German submarine U-132 (1941)

German submarine U-132 was a Type VIIC U-boat built for Nazi Germany's Kriegsmarine for service during World War II. She was laid down on 10 August 1940 by Vegesacker Werft, Bremen-Vegesack as yard number 11, launched on 10 April 1941 and commissioned on 29 May that year under Oberleutnant zur See Ernst Vogelsang.

U-132 returns to La Pallice
Nazi Germany
Name: U-132
Ordered: 7 August 1939
Builder: Vegesacker Werft GmbH, Bremen-Vegesack
Laid down: 10 August 1940
Launched: 10 April 1941
Commissioned: 29 May 1941
Fate: Sunk, 4 November 1942
General characteristics
Class and type: Type VIIC submarine
  • 769 tonnes (757 long tons) surfaced
  • 871 t (857 long tons) submerged
  • 6.20 m (20 ft 4 in) o/a
  • 4.70 m (15 ft 5 in) pressure hull
Height: 9.60 m (31 ft 6 in)
Draught: 4.74 m (15 ft 7 in)
Installed power:
  • 2,800–3,200 PS (2,100–2,400 kW; 2,800–3,200 bhp) (diesels)
  • 750 PS (550 kW; 740 shp) (electric)
  • 8,500 nmi (15,700 km; 9,800 mi) at 10 knots (19 km/h; 12 mph) surfaced
  • 80 nmi (150 km; 92 mi) at 4 knots (7.4 km/h; 4.6 mph) submerged
Test depth:
  • 230 m (750 ft)
  • Crush depth: 250–295 m (820–968 ft)
Complement: 4 officers, 40–56 enlisted
Service record
Part of:
  • Oblt.z.S. Ernst Vogelsang
  • 29 May 1941 – 4 November 1942
  • Four:
  • 1st patrol: 7 September – 21 October 1941
  • 2nd patrol: 15 January – 8 February 1942
  • 3rd patrol: 10 June – 16 August 1942
  • 4th patrol: 6 October – 4 November 1942
  • Eight commercial ships sunk (32,964 GRT)
  • One warship sunk (2,216 tons)
  • One ship damaged (6,690 GRT)
  • One ship declared a total loss (4,367)

In four patrols, U-132 sank eight ships for a total of 32,964 gross register tons (GRT).[1] She was a member of three wolfpacks. The submarine was lost after an attack on Convoy SC-107 in November 1942.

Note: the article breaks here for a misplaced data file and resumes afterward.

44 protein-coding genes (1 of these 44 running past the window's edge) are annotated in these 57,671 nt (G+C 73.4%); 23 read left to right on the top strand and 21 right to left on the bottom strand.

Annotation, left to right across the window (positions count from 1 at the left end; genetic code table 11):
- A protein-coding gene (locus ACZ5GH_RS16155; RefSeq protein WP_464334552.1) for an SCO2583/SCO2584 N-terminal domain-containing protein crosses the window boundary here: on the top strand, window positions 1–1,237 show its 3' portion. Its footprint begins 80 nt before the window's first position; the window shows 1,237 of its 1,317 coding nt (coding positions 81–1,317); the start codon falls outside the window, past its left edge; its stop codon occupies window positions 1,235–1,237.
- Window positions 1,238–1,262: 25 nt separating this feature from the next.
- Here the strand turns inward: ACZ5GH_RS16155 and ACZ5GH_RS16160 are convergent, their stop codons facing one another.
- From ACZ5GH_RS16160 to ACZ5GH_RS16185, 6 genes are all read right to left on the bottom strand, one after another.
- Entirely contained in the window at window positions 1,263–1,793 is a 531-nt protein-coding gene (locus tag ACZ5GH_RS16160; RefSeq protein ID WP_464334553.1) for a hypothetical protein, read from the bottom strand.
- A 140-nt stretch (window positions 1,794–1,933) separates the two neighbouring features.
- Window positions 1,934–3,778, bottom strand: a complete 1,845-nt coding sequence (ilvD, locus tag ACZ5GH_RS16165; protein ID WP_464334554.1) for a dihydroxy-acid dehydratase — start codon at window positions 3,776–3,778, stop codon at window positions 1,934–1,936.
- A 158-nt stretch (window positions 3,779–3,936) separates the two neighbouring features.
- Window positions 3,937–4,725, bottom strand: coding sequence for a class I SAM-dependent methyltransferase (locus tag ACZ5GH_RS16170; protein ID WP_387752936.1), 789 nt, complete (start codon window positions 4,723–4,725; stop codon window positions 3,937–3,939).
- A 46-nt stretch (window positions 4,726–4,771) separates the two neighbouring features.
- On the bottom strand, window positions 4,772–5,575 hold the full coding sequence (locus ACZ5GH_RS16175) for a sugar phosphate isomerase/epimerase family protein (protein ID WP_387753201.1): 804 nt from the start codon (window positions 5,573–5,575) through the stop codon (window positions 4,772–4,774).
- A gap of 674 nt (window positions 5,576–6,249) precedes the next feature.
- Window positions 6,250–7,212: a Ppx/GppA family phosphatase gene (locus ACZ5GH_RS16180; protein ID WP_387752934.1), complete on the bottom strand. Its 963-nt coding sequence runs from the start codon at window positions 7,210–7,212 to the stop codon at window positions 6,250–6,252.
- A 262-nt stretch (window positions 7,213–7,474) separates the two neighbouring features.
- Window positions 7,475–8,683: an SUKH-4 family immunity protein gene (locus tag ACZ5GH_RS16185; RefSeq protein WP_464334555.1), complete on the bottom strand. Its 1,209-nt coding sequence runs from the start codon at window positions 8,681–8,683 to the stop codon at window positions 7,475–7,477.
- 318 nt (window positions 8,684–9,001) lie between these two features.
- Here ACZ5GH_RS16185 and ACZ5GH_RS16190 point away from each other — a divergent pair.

German Type VIIC submarines were preceded by the shorter Type VIIB submarines. U-132 had a displacement of 769 tonnes (757 long tons) when at the surface and 871 tonnes (857 long tons) while submerged.[2] She had a total length of 67.10 m (220 ft 2 in), a pressure hull length of 50.50 m (165 ft 8 in), a beam of 6.20 m (20 ft 4 in), a height of 9.60 m (31 ft 6 in), and a draught of 4.74 m (15 ft 7 in). The submarine was powered by two MAN 6-cylinder 4-stroke M 6 V 40/46 four-stroke, six-cylinder supercharged diesel engines producing a total of 2,800 to 3,200 metric horsepower (2,060 to 2,350 kW; 2,760 to 3,160 shp) for use while surfaced, two Brown, Boveri & Cie GG UB 720/8 double-acting electric motors producing a total of 750 metric horsepower (550 kW; 740 shp) for use while submerged. She had two shafts and two 1.23 m (4 ft) propellers. The boat was capable of operating at depths of up to 230 metres (750 ft).[2]

The submarine had a maximum surface speed of 17.7 knots (32.8 km/h; 20.4 mph) and a maximum submerged speed of 7.6 knots (14.1 km/h; 8.7 mph).[2] When submerged, the boat could operate for 80 nautical miles (150 km; 92 mi) at 4 knots (7.4 km/h; 4.6 mph); when surfaced, she could travel 8,500 nautical miles (15,700 km; 9,800 mi) at 10 knots (19 km/h; 12 mph). U-132 was fitted with five 53.3 cm (21 in) torpedo tubes (four fitted at the bow and one at the stern), fourteen torpedoes, one 8.8 cm (3.46 in) SK C/35 naval gun, 220 rounds, and a 2 cm (0.79 in) C/30 anti-aircraft gun. The boat had a complement of between forty-four and sixty.[2]

Service history

1st patrol

U-132 departed on her first patrol when she left Trondheim in Norway on 7 September 1941. Rounding the North Cape, she criss-crossed that part of the Barents Sea northwest of Murmansk before heading further east. She sank two Soviet ships, Argun and RT-8 Seld on 18 October.

The boat docked in Kirkenes, also in Norway, on 21 October.

2nd patrol